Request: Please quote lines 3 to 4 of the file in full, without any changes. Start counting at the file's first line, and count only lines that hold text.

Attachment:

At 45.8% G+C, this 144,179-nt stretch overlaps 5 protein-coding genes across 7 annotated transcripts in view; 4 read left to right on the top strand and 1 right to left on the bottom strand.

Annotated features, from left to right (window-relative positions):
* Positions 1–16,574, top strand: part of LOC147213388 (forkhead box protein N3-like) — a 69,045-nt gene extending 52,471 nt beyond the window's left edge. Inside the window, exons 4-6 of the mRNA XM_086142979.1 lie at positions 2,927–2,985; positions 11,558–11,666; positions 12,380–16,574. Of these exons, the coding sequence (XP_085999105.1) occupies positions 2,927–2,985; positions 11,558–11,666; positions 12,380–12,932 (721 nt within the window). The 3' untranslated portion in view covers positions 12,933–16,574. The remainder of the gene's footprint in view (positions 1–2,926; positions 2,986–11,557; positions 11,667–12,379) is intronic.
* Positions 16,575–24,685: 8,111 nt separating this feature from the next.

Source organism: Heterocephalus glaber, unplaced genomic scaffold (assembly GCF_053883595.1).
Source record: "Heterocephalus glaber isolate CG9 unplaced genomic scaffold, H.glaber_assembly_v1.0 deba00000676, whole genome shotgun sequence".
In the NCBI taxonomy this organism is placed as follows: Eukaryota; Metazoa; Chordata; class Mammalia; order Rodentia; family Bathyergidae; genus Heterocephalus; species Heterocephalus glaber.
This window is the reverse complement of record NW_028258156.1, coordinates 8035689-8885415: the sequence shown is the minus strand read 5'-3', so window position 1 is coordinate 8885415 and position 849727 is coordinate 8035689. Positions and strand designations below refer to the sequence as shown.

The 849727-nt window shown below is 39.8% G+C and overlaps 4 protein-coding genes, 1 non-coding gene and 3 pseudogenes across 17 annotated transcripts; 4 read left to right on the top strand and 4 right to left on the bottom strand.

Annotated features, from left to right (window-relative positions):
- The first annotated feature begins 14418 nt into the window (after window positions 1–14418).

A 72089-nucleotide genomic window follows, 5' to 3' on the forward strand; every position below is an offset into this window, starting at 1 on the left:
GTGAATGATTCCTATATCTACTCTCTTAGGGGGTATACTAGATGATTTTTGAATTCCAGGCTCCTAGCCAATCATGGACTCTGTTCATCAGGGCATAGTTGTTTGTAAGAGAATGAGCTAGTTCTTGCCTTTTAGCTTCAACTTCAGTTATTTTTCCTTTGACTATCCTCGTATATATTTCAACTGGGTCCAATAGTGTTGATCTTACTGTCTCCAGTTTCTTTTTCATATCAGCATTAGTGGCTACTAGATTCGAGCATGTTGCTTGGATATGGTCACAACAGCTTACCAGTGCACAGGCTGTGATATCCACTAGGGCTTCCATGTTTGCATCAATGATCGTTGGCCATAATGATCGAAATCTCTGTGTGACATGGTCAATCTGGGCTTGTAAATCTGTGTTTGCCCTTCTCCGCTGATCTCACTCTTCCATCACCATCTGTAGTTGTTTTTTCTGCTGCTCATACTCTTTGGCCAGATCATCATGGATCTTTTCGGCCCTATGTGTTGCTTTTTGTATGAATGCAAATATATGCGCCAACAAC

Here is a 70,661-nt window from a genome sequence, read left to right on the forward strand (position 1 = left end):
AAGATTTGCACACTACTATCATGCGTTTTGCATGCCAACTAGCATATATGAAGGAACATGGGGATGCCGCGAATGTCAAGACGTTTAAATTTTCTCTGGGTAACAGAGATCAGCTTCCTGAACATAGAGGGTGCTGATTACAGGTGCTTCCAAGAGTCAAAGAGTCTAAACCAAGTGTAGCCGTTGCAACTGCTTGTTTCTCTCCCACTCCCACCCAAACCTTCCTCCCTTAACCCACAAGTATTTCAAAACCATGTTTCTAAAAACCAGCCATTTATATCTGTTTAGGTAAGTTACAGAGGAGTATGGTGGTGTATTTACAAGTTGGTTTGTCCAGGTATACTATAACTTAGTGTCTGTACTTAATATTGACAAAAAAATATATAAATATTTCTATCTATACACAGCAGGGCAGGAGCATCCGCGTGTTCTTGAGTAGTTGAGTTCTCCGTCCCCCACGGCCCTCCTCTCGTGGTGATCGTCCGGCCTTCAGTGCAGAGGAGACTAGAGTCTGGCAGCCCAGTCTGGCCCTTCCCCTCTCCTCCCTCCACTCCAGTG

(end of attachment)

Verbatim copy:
* Positions 1–16,574, top strand: part of LOC147213388 (forkhead box protein N3-like) — a 69,045-nt gene extending 52,471 nt beyond the window's left edge. Inside the window, exons 4-6 of the mRNA XM_086142979.1 lie at positions 2,927–2,985; positions 11,558–11,666; positions 12,380–16,574. Of these exons, the coding sequence (XP_085999105.1) occupies positions 2,927–2,985; positions 11,558–11,666; positions 12,380–12,932 (721 nt within the window). The 3' untranslated portion in view covers positions 12,933–16,574. The remainder of the gene's footprint in view (positions 1–2,926; positions 2,986–11,557; positions 11,667–12,379) is intronic.
* Positions 16,575–24,685: 8,111 nt separating this feature from the next.